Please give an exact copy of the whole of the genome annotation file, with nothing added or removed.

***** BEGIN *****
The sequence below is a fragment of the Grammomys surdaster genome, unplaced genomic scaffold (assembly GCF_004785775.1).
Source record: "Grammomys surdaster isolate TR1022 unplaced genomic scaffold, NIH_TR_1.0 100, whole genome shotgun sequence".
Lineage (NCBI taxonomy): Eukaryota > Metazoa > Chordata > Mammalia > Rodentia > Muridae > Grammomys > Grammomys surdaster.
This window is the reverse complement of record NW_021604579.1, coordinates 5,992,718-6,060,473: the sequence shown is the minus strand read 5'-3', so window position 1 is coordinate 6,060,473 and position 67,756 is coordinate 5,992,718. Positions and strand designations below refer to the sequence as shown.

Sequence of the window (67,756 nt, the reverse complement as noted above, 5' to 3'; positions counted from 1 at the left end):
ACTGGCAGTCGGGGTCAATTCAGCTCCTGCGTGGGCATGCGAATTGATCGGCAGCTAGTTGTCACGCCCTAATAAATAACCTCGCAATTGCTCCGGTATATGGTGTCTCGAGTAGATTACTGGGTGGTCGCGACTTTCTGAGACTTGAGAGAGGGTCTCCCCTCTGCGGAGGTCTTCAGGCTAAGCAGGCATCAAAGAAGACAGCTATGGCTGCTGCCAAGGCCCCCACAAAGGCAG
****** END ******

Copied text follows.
The sequence below is a fragment of the Grammomys surdaster genome, unplaced genomic scaffold (assembly GCF_004785775.1).
Source record: "Grammomys surdaster isolate TR1022 unplaced genomic scaffold, NIH_TR_1.0 100, whole genome shotgun sequence".
Lineage (NCBI taxonomy): Eukaryota > Metazoa > Chordata > Mammalia > Rodentia > Muridae > Grammomys > Grammomys surdaster.
This window is the reverse complement of record NW_021604579.1, coordinates 5,992,718-6,060,473: the sequence shown is the minus strand read 5'-3', so window position 1 is coordinate 6,060,473 and position 67,756 is coordinate 5,992,718. Positions and strand designations below refer to the sequence as shown.

Sequence of the window (67,756 nt, the reverse complement as noted above, 5' to 3'; positions counted from 1 at the left end):
ACTGGCAGTCGGGGTCAATTCAGCTCCTGCGTGGGCATGCGAATTGATCGGCAGCTAGTTGTCACGCCCTAATAAATAACCTCGCAATTGCTCCGGTATATGGTGTCTCGAGTAGATTACTGGGTGGTCGCGACTTTCTGAGACTTGAGAGAGGGTCTCCCCTCTGCGGAGGTCTTCAGGCTAAGCAGGCATCAAAGAAGACAGCTATGGCTGCTGCCAAGGCCCCCACAAAGGCAG